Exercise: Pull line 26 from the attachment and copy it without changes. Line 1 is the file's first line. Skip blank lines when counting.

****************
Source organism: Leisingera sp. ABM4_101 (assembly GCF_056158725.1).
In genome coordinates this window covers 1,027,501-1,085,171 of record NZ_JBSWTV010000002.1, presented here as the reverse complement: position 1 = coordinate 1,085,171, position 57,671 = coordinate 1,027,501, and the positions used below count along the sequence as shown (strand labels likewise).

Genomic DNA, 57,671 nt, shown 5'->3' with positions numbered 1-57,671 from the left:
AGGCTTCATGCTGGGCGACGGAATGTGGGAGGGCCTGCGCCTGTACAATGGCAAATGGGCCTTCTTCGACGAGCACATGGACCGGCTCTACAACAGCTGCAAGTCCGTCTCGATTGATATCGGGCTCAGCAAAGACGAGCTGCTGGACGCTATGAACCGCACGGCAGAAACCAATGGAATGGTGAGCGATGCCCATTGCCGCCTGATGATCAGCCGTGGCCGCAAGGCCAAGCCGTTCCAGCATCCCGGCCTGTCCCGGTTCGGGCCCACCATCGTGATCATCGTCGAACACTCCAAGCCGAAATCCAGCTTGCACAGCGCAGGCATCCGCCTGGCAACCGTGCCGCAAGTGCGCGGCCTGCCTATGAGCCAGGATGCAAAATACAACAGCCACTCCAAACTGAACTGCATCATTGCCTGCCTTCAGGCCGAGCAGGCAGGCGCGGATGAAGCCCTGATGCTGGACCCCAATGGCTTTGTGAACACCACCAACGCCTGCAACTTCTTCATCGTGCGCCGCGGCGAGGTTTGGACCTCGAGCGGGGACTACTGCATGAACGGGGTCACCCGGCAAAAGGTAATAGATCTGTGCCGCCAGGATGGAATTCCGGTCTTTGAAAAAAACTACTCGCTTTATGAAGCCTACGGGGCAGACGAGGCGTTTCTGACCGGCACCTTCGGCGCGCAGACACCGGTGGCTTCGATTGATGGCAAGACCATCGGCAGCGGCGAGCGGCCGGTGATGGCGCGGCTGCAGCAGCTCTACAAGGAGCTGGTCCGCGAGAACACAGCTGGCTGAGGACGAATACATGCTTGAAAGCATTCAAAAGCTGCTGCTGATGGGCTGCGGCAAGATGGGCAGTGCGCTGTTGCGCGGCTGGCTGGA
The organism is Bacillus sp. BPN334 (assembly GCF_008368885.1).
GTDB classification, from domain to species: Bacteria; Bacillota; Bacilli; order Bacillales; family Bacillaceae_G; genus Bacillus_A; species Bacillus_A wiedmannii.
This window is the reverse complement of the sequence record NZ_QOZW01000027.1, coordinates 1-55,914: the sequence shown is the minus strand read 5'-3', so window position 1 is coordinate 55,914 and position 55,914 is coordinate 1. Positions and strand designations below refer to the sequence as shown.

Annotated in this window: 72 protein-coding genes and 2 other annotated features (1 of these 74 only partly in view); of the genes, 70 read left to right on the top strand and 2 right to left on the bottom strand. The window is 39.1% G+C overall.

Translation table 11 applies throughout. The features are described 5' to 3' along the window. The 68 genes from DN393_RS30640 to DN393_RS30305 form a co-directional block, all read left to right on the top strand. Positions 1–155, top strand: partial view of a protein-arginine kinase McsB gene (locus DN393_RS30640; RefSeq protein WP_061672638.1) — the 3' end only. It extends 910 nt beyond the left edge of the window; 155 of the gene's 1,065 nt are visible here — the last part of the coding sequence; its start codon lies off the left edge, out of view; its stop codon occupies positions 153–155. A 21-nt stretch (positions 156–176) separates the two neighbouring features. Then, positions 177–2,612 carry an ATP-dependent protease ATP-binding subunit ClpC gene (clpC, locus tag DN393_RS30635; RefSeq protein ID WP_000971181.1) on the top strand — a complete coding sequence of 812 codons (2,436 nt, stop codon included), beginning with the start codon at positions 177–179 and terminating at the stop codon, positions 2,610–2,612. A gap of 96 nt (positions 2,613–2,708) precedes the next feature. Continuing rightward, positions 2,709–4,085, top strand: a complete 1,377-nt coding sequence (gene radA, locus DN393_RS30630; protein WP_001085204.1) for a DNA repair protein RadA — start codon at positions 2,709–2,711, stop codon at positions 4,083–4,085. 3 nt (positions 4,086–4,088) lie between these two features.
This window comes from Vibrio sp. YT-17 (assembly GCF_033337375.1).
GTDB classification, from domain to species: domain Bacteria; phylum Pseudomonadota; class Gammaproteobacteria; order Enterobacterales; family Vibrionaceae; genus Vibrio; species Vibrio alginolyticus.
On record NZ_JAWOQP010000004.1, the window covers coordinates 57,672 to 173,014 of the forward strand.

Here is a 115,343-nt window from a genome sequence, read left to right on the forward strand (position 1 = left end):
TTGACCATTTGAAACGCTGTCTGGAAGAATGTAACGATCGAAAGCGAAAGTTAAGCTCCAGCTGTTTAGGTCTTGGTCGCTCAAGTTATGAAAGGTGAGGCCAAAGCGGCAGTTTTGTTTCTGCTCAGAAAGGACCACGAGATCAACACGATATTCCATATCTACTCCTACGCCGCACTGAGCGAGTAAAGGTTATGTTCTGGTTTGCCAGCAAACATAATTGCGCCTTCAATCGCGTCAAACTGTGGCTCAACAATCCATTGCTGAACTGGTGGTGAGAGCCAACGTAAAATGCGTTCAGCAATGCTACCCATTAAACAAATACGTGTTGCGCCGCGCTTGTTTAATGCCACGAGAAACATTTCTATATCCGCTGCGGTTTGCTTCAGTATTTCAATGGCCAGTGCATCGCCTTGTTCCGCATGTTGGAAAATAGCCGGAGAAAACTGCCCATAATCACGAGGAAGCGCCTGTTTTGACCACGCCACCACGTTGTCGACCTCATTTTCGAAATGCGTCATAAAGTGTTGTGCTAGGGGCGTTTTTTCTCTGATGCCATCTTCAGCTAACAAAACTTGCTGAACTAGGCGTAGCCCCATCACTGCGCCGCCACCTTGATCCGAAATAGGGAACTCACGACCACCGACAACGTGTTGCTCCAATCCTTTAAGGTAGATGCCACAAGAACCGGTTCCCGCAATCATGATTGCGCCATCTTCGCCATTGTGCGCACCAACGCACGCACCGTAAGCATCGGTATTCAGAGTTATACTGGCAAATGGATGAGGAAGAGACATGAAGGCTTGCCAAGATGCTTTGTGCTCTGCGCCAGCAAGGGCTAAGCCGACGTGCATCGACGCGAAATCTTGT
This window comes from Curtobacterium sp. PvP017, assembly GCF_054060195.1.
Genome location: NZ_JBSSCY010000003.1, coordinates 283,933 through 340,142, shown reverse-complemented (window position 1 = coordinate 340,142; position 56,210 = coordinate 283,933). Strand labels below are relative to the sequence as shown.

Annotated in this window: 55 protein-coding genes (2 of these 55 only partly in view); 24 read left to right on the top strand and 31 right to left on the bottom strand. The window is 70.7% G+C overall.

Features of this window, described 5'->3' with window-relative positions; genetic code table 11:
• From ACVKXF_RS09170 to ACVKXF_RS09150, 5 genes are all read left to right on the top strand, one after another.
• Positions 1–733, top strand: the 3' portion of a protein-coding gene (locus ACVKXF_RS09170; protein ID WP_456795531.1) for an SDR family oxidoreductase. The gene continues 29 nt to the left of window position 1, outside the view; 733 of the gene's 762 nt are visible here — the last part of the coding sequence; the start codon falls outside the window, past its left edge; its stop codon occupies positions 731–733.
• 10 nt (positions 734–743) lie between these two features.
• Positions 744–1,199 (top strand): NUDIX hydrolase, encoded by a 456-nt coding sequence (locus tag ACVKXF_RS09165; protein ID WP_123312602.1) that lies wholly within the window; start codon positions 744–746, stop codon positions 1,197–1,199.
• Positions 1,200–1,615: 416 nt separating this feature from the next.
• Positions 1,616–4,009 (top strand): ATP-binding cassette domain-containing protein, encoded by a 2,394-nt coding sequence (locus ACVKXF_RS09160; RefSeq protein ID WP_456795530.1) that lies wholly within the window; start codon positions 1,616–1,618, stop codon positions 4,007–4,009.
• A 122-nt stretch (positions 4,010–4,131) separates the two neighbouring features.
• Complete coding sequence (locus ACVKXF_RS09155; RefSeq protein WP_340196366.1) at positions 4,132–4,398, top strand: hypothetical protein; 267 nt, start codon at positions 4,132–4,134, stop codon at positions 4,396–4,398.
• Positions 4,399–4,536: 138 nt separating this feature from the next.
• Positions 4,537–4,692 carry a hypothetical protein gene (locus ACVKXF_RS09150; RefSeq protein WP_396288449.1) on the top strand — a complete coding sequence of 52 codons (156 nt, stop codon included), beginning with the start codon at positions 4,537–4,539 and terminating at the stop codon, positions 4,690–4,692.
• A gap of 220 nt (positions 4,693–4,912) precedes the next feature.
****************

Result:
• Complete coding sequence (locus ACVKXF_RS09155; RefSeq protein WP_340196366.1) at positions 4,132–4,398, top strand: hypothetical protein; 267 nt, start codon at positions 4,132–4,134, stop codon at positions 4,396–4,398.